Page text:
Summaries of uncertain priors

post by skybrian · 2021-06-03T02:43:15.726Z · LW · GW · 2 comments

This is a question post.

In Bayesian jargon, people talk about having a "flat prior" when they mean being very uncertain about a question. But more often you just give a probability that you think a question is true. We don't normally draw probability distributions to share with each other.

I'm wondering if there's a natural way to talk not just about the probability you think something is true, but an estimate of your confidence, in some quantitative way? And what would it mean to be "well-calibrated" in your uncertainty?

For example, I might be quite confident that a particular coin is fair and will come up heads 50% of the time (because I've gathered a lot of data), while being much less confident about another 50% bet even though I think it's as likely as not.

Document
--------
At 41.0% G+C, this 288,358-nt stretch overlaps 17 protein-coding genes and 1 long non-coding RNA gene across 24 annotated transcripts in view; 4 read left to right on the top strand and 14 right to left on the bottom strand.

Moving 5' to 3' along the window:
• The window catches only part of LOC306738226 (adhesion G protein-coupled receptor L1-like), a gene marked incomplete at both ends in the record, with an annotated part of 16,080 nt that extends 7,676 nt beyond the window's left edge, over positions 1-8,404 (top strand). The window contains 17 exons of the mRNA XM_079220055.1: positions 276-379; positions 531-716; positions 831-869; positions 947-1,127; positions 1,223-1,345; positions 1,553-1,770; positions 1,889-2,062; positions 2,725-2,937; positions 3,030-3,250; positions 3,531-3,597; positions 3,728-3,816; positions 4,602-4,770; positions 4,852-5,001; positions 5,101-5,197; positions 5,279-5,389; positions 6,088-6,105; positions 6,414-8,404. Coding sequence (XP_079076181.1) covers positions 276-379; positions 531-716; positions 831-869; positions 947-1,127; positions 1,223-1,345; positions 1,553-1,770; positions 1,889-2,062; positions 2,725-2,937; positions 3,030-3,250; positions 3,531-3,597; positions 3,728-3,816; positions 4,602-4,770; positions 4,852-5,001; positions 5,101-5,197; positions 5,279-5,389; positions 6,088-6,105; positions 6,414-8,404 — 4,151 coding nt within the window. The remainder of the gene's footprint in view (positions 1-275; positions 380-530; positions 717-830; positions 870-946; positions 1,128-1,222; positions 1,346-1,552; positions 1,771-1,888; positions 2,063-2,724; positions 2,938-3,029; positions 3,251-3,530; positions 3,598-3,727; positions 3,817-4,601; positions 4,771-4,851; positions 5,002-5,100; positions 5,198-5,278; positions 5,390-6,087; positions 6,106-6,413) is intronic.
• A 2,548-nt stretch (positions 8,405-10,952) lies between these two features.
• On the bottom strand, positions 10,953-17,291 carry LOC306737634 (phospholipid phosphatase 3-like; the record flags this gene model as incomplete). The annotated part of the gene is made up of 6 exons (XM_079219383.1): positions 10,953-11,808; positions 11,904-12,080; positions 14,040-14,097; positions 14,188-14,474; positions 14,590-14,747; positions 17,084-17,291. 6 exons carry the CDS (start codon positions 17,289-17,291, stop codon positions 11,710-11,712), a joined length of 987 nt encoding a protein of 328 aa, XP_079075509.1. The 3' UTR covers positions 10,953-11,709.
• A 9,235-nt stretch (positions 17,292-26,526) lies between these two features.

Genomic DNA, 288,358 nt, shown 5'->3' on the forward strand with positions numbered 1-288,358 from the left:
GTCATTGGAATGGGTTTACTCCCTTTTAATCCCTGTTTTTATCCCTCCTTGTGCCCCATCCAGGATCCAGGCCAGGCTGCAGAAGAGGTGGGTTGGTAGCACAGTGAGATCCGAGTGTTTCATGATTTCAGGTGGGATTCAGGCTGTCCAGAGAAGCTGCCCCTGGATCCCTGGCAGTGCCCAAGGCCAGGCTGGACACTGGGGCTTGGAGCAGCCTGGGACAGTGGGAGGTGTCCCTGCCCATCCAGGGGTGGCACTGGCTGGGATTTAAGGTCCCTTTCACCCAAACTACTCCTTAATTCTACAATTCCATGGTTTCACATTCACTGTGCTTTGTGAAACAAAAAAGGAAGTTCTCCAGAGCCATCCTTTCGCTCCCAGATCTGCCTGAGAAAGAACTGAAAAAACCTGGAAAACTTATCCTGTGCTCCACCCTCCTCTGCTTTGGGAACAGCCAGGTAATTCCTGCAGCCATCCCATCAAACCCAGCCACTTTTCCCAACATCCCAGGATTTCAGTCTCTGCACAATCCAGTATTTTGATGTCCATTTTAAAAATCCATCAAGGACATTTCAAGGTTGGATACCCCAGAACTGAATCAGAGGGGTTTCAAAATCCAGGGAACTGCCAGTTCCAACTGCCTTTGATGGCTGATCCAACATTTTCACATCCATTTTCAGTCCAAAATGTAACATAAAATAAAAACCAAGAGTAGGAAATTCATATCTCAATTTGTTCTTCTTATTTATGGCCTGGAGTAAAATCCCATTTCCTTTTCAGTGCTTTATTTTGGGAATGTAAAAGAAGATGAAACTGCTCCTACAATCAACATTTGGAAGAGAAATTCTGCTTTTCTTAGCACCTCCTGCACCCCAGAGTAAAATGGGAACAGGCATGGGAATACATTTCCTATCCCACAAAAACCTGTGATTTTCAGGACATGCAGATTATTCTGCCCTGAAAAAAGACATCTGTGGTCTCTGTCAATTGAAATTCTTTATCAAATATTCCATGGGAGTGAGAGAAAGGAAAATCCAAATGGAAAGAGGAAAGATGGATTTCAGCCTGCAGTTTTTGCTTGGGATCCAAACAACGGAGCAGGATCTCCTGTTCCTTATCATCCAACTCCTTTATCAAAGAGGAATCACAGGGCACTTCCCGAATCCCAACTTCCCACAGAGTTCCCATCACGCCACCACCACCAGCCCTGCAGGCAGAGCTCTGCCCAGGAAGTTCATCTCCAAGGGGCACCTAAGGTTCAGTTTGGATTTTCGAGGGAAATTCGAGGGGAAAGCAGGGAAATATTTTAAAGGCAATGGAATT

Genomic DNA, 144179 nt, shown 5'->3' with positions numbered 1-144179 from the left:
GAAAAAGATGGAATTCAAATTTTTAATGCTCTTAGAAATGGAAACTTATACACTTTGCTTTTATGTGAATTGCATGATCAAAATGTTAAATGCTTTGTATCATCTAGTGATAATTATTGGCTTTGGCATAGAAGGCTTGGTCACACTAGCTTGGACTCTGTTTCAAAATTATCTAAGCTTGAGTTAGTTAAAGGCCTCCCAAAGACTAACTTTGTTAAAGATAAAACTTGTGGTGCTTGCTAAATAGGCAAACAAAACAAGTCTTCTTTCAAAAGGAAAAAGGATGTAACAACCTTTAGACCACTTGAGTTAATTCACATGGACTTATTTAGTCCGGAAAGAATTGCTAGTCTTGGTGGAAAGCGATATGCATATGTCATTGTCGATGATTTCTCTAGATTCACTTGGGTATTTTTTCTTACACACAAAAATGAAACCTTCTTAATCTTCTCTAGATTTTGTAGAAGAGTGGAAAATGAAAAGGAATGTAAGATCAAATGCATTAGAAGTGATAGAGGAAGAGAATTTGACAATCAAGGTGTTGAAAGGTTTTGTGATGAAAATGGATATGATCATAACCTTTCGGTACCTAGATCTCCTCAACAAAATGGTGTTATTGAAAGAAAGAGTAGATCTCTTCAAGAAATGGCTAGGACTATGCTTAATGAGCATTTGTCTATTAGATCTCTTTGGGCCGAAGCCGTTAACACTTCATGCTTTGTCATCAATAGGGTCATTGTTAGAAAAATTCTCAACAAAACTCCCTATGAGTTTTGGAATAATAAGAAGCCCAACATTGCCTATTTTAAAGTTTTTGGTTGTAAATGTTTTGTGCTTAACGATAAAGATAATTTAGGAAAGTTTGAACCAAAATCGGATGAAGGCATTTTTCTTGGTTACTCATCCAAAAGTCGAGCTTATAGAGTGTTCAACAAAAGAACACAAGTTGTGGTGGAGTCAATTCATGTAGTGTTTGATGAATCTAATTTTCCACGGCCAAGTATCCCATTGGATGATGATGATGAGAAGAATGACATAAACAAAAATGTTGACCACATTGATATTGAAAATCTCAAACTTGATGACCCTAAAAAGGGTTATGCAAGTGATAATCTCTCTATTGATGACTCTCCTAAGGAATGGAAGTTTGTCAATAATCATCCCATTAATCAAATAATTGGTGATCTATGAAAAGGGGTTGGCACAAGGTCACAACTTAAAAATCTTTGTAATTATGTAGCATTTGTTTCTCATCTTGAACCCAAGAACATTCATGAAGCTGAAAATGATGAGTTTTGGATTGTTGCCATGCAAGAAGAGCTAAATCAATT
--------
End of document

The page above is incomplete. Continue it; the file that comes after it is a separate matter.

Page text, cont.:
Answers

answer by PatrickDFarley · 2021-06-04T15:52:17.355Z · LW(p) · GW(p)

not just about the probability you think something is true, but an estimate of your confidence, in some quantitative way?

I don't think these are actually different things.

The coin example is misleading. Your confidence in the next toss being heads is exactly the same as any other independent 50% bet. Your confidence that "this is a fair coin", which could be approximated by, say, getting between 45-55 heads in the next 100 tosses, is a different bet and will give a different answer than 50%.

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comment by Daniel V · 2021-06-03T03:14:38.349Z · LW(p) · GW(p)

Aleatory and epistemic uncertainty often get wrapped up together so these estimates are not always proper probabilities nor measuresof confidence. You're separating them, good for you!